Monday, June 8, 2009

Getting to Know: John Fuller and Kinokuniya Part 3

Part 1 and Part 2 of Getting to Know: John Fuller and Kinokuniya.


The industry world is not perfect. No industry is perfect, because there are ups and downs. I asked for John’s opinion on what he thought was affecting the industry. “Right now, there is serious fallout in the anime industry as digital formats are easily copied and distributed for free. It is affecting US distributors and vendors more than the original producers right now. But Yuji Nunokawa, producer of anime blockbusters, Naruto and Bleach among others made this point very strongly when he had his event at Kinokuniya. He said that it is a great temptation for people to look for their anime free online. But if the works are not paid for somewhere, somehow, they will disappear. The solution, if it comes, will probably be in the way the anime is paid for before it even becomes distributed.”

Another thing that is part of the industry realm is competition. What competition does the anime and manga industry face in the US market? How does the industry make itself more competitive or overcome such obstacles? “The entire media industry is facing a critical crossroad. Newspaper companies, animation producers, publishers and website hosting companies have all been faced with the pressure of how to pay for the content or services they produce and distribute when people increasingly seek and can find it for free. Different models have met with differing degrees of success. But though one model may not win exclusively over another, the face of the industry is experiencing great change that is not likely to settle down for a long time, if ever.”

Not only do factors affect the anime and manga industry, but also the industry itself affects others. In regards to American business “the biggest effects are probably yet to be seen as this generation of manga and anime lovers move up in responsibility. I anticipate Hollywood doing a lot more manga and anime related films unless they can't get past the damage from the poor showings by 'Speed Racer' and 'Dragonball'. And manga or anime type presentations will probably begin surfacing in a lot of places they haven't been seen before including book publishing and art.” In regards to American culture, John believes that the “American culture is steadily becoming more international. Anime and manga are a positive development in this growing consciousness of art and elements coming in from another place and taking hold here. And that will likely continue as long as they are still visible that way. I recall when I was in Japan talking with someone who insisted that McDonalds was a Japanese originated food chain. She couldn't imagine that it had come in from somewhere else. So, the influences that have entered American culture in manga and anime as they become more mainstream may actually grow to be invisible as to their origin. But, for now, there is a great consciousness that manga and anime are originally Japanese and that it is 'cool' coming out of Japan. This is an excitement, which is shared all over the world. I can't help but think this is bringing people closer together and enriching lives and experience. It may not stop any wars but if it helps make them shorter, that would be great.”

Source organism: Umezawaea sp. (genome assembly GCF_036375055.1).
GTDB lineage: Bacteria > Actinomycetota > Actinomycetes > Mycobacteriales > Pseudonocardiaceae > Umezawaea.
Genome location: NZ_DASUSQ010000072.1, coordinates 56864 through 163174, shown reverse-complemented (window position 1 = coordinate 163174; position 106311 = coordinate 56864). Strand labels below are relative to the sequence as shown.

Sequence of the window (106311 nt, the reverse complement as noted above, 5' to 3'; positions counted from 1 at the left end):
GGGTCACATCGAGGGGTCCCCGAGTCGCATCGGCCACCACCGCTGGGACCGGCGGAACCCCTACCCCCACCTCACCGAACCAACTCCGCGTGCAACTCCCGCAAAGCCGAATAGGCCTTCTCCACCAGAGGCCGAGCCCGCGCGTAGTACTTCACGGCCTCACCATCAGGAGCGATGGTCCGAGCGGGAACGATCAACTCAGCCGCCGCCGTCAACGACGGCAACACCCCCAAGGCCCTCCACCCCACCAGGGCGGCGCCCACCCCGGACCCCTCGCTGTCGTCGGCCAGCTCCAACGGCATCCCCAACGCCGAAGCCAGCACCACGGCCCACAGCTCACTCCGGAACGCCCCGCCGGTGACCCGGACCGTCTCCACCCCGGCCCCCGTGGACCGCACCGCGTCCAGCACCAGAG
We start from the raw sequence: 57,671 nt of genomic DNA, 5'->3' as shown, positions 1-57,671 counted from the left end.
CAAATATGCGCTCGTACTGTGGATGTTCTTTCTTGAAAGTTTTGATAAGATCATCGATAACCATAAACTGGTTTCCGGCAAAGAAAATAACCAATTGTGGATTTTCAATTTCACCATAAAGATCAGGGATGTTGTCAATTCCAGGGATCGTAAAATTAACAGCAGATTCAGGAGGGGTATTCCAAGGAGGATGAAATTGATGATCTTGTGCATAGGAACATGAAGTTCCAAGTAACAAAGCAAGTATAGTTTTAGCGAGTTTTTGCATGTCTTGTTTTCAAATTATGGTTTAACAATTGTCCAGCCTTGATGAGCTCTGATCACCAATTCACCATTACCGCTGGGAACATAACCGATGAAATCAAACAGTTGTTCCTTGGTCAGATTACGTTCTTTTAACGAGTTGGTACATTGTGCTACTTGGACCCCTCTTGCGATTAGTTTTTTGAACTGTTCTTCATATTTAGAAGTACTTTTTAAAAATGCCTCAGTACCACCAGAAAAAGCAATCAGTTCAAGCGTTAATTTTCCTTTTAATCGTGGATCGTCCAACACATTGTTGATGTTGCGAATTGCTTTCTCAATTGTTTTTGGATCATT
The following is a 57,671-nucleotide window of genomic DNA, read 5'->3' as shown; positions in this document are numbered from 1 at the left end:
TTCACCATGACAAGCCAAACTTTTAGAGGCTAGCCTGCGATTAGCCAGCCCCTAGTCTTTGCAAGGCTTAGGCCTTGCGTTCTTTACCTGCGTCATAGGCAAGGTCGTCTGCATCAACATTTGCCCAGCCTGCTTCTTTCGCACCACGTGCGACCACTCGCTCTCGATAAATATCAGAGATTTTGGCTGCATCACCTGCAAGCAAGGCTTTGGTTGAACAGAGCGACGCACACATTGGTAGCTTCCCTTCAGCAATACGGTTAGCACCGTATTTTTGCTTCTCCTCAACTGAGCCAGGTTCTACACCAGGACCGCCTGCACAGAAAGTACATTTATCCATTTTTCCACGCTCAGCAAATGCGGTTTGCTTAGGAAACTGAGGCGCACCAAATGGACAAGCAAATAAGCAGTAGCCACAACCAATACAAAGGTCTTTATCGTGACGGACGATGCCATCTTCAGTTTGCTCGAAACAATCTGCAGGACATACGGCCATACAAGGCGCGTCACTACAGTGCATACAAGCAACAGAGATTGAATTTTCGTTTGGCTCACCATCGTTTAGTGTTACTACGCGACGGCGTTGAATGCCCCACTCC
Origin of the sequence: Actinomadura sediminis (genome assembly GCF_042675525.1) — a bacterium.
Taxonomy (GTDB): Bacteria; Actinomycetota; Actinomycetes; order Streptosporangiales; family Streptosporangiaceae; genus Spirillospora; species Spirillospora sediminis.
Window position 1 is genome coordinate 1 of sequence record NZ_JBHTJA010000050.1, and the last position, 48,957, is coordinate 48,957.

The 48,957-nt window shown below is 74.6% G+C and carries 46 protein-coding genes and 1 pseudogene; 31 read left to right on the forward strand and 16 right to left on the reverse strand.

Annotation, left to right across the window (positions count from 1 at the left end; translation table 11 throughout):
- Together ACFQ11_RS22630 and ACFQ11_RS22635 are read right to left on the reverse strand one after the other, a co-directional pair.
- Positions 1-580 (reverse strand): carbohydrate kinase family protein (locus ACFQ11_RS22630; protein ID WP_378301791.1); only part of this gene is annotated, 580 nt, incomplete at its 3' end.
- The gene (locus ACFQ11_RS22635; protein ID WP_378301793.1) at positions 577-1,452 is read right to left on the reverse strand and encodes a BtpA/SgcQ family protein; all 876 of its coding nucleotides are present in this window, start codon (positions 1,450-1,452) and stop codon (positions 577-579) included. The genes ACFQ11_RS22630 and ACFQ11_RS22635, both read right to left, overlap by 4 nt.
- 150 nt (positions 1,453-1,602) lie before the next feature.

So with all the external and internal factors that affects the industry, what does John think is the future for anime and manga in the US market? “The future is in the hands of the people who love it today. And right now, I see room for more of it to come down the line. And that's what I would like to see happen. But as a manager at Kinokuniya, I can't rely on that. If things change in a certain direction and we don't move with it, we will also disappear.”


What does John hope for the future of Kinokuniya Bookstore? He would like to see the Kinokuniya Bookstore become “a commonly recognized name in the United States. It is a difficult name for people who have not encountered it before to hear or to even spell it. I would like to see the day when that becomes a thing of the past.” With his hopes in mind and job as Store Manager, does he feel that he has accomplished everything he has wanted in this career? The answer to that is “no,” because the “greatest challenges still lie in the gaps between languages, business practices and understanding.” These “challenges are enormous.”

John’s final words for this interview were “I became a store manager because that is the track my career ended up taking. I like working on projects and at one time dreamed of being a film director or producer. But the title of one's position does not often reflect at all the quality of work that you're doing. I will always want to do creative work that makes me feel I'm being productive and working for some goal.” Well done, John.
© 2009 Linda Thai

To learn more about Kinokuniya Bookstore, please check out the Kinokuniya Bookstore category of this site and their Facebook page.
Thank you John Fuller for the interview!
Thank you for checking out John Fuller and Kinokuniya Bookstore!
Photography by Jason Linetsky.

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